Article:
Scientists have completed “the most comprehensive study of whole cancer genomes to date” in an attempt to understand more about the genetic mechanisms of the disease.
An international team of researchers involved in the Pan-Cancer Analysis of Whole Genomes project looked at the genetic material, or genome, of tumours.
The researchers believe their findings could “significantly improve understanding of cancer” and help clinicians understand more about why patients with the same disease respond differently to the same treatment.
Dr Peter Campbell, of the Wellcome Sanger Institute and a member of the Pan-Cancer project steering committee, said: “This work is helping to answer a long-standing medical difficulty: why two patients with what appear to be the same cancer can have very different outcomes to the same drug treatment.
“We show that the reasons for these different behaviours are written in the DNA.
“The genome of each patient’s cancer is unique, but there are a finite set of recurring patterns, so, with large enough studies, we can identify all these patterns to optimise diagnosis and treatment.”
Experts from the Wellcome Sanger Institute and the Francis Crick Institute in London, the European Bioinformatics Institute in Cambridge, and the universities of Oxford, Glasgow and East Anglia were part of the international team involved in the project.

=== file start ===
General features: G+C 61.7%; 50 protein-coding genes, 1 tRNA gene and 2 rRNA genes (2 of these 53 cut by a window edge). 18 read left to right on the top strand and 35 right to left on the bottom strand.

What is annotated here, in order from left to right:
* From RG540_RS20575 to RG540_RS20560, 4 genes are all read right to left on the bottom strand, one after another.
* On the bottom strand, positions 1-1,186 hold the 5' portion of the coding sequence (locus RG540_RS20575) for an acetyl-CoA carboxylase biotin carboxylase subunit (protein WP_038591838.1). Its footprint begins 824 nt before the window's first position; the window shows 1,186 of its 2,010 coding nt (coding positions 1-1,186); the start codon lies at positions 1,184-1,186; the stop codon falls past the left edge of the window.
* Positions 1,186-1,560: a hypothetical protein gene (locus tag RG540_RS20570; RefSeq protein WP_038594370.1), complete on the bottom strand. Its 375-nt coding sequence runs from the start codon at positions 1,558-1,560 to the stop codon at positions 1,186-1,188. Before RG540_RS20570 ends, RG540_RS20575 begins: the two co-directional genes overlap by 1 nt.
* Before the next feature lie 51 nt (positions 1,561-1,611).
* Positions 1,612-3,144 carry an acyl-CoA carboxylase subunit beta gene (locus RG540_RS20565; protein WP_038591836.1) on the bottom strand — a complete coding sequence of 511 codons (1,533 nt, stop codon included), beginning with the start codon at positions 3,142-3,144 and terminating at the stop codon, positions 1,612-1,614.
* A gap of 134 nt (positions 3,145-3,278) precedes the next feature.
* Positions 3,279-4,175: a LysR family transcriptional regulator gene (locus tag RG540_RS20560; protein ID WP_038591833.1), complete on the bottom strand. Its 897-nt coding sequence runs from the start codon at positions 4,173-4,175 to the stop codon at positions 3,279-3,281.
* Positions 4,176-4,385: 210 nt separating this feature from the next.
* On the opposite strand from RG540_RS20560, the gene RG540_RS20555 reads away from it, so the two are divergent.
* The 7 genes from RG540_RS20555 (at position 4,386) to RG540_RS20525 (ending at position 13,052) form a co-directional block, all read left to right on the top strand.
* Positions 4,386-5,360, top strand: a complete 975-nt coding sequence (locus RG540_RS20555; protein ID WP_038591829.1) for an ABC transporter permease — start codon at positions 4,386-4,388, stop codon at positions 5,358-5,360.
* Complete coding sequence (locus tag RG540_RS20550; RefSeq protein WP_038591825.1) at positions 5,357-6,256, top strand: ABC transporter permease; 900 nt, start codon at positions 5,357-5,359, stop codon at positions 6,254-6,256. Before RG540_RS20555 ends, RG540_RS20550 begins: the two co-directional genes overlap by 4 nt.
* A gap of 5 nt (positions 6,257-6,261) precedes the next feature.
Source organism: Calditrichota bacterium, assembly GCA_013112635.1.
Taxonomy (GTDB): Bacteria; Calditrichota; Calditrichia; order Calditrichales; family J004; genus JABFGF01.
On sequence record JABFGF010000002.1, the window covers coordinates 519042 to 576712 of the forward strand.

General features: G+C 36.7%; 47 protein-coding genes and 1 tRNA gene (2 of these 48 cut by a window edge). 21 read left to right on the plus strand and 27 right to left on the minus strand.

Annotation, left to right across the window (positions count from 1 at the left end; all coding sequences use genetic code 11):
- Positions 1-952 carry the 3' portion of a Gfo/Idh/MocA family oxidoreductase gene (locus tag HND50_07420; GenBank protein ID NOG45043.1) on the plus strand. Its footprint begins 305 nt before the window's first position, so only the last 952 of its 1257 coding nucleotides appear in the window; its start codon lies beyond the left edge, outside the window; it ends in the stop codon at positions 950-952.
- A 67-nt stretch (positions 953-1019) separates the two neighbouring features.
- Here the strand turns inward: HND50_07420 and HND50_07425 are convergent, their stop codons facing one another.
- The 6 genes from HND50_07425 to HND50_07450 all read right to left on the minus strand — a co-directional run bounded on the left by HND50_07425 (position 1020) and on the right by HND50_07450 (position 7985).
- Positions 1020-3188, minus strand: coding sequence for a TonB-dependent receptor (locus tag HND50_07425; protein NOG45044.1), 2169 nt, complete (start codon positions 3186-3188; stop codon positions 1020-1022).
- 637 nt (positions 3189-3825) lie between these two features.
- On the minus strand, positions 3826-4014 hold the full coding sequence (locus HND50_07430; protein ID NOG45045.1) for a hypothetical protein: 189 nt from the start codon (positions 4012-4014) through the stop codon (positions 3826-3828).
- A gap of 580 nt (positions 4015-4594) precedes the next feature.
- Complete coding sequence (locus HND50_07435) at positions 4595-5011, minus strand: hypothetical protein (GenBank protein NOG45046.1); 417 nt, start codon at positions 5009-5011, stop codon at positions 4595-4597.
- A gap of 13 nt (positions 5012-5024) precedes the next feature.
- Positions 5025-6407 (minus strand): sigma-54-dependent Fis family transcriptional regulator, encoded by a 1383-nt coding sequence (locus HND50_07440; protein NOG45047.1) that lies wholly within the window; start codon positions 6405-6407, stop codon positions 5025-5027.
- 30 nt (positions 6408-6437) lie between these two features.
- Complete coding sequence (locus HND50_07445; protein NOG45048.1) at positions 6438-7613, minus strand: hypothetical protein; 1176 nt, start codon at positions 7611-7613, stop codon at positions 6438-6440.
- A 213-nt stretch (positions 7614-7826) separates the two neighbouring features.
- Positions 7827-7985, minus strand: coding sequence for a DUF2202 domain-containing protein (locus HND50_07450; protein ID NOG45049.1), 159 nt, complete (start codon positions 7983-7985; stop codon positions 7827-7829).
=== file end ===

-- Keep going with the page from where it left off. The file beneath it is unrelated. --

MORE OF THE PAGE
They analysed and sequenced nearly 2,700 whole genomes of cancer samples and mapped mutations in 38 different types of tumours.
The researchers also discovered that it is possible to identify mutations which occurred years, sometimes even decades, before the tumour appeared.
Dr Lincoln Stein, from the Ontario Institute for Cancer Research in Canada, who is also a member of the Pan-Cancer project steering committee, said: “The findings we have shared with the world today are the culmination of an unparalleled, decade-long collaboration that explored the entire cancer genome.
“With the knowledge we have gained about the origins and evolution of tumours, we can develop new tools and therapies to detect cancer earlier, develop more targeted therapies and treat patients more successfully.”
The comprehensive analysis is detailed in six papers published in Nature, and is part of a wider collection of 22 papers published in other Nature Research journals.
The project involved 1,300 scientists and clinicians from 37 countries.